smile on his face - as if wondering how come he’s still there after all these years (and probably
deciding it’s really all for the best). Niall plays synth as well as guitar while Tim spends most of his
time by his keyboards and theremin, only occasionally strapping on the hand-held keyboard to perform a
quick solo in the middle of various songs – indeed this happens so rarely that almost every time the
soundman gets the levels wrong.

Dibs does the lion’s share of the work it seems, taking around half the lead vocals and reciting a lot of
Moorcock-like spoken word pieces (none immediately recognisable yet all with familiar sounding words
and phrases about space, warriors and the edge of time, not necessarily in the expected order). Dibs also
contributes as writer of at least two and possibly all three new songs. Richard mentions that they are
recording a new album. The light show is less exciting than recent gigs but the projections (all the usual
suspects) keep the visual interest going, as do the two lithe female dancers who accompany several of the
songs – although their interpretations of the songs tend towards the bleedin’ obvious (grim reapers
for Angels of Death, soldiers for Who’s Gonna Win The War, etc).

The sound is slick, bright and metallic, with Tim’s keyboards adding a glossy sheen to almost
everything, but also forceful and, frankly, too loud in the confined space of the venue. It’s a long time
since the Hawks were this loud.

A Dibs poem precedes a very safe opening trio of songs: Assault and Battery, Golden Void and Where Are
They Now, complete with a great a cappella break in the latter.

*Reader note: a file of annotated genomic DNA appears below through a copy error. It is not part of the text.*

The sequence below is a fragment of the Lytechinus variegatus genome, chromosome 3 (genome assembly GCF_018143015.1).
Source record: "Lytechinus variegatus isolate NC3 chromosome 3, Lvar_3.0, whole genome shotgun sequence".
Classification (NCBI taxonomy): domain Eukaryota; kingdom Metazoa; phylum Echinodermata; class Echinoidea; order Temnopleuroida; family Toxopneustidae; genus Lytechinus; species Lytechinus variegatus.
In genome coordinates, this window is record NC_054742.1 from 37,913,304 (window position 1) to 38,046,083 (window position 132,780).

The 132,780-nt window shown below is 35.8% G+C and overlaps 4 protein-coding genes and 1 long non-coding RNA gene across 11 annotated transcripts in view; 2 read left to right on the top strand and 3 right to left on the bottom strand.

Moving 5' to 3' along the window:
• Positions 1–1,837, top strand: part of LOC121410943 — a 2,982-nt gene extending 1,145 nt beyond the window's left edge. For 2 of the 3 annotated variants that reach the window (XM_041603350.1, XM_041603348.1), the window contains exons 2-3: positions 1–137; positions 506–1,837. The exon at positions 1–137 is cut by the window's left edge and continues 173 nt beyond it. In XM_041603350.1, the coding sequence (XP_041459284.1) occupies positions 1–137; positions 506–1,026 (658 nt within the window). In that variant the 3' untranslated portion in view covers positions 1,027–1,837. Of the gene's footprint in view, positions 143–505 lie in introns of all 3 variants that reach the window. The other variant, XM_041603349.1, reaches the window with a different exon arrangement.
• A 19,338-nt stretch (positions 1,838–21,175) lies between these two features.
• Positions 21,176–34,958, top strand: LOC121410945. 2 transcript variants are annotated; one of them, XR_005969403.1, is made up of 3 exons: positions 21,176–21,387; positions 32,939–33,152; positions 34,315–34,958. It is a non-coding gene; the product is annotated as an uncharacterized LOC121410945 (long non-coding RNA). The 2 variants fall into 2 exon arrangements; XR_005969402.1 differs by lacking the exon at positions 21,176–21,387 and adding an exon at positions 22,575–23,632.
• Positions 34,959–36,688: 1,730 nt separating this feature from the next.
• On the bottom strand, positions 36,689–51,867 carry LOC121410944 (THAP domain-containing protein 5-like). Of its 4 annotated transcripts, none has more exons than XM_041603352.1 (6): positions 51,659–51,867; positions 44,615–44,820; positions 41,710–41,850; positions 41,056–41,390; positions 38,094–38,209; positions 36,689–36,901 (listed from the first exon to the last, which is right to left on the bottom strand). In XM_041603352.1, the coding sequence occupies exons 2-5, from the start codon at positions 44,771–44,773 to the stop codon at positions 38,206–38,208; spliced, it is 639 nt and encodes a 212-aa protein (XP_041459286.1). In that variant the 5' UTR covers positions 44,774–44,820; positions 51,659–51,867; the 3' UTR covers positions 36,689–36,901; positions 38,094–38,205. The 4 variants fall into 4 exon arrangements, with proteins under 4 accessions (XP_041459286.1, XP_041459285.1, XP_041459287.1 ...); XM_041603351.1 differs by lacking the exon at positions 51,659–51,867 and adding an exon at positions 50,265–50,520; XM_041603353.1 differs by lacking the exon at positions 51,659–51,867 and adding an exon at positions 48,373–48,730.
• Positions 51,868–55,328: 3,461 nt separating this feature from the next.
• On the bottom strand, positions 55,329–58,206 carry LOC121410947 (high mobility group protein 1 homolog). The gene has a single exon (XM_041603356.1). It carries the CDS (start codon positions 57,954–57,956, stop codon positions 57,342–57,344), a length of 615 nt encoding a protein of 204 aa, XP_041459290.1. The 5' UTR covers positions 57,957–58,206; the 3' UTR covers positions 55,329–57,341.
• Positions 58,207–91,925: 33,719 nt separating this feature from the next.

Dibs recites another piece about the reaper and along comes Angels of Death. We also get two pantomime
reapers on stage. The next song is unfamiliar, with Indian stylings and Dibs apparently singing about
neutron stars and such like. From the new album says Richard.

Next up is Death Trap, played really loud with barely a shred of subtlety, sung by Dibs. Only Tim’s
brief solo provides melodic relief. Another poem leads into a familiar medley of Orgone Accumulator and
You Know You’re Only Dreaming, with Dave singing. Tim’s synth playing adds a softer sheen to
the sound. Another Dibs song follows, heavy but with a good instrumental break – squalling guitars over
dreamy synths and the dancers back on. Dibs sings You’d Better Believe It, Dave joining on the
choruses. Dibs then sings his own song Sentinel – Dave looks bored during this one but knocks off an
excellent solo in the middle. Richard then helpfully identifies it as one of Dibs’ science fiction songs and
explains the story line.

Dave then leads the band through a medley of Magnu and Brainbox Pollution – at this point the sweet
aroma in the hall suggests that some members of the audience are taking the words literally - mildly
surprising as security is a bit heavy-handed, with walking about, standing on the stairs and leaving drinks in
the wrong place all attracting a stern response. A pretty piano intro by Tim, that Jason would have been
proud of, leads us into a fine Who’s Gonna Win The War, sung by Richard. The dancers sport combat
fatigues and toy guns. A Dibs poem brings us to Damnation Alley and Dibs is clearly losing his voice. The
main set closes with Right To Decide and the encore is Assassins of Allah.

Obviously these things are subjective but for me this was a very competent but not great Hawkwind
performance. The opening trio of songs and You’d Better Believe It came closest to transcendence but
the whole set was a little bit too tightly choreographed for my tastes, the medleys just too familiar and
there’s not enough new material from anyone except Dibs. Oh, and the worst support band since, well,

-Graham P                                                                                                  
[below pic by Ron Wright]
St.Alban's Arena, Saturday 9th May 2009:

Having not seen Hawkwind since the December Astoria show, we travelled the two and a quarter hours
from Norfolk to St Albans really looking forward to a great night of Hawkmusic. The venue was easy to
find, with free parking as well. We had a little time to munch through the peanut butter sandwiches and
apples brought along for our tea and have a wander down the street to peer through the window of the local
guitar emporium. All very laidback and pleasant.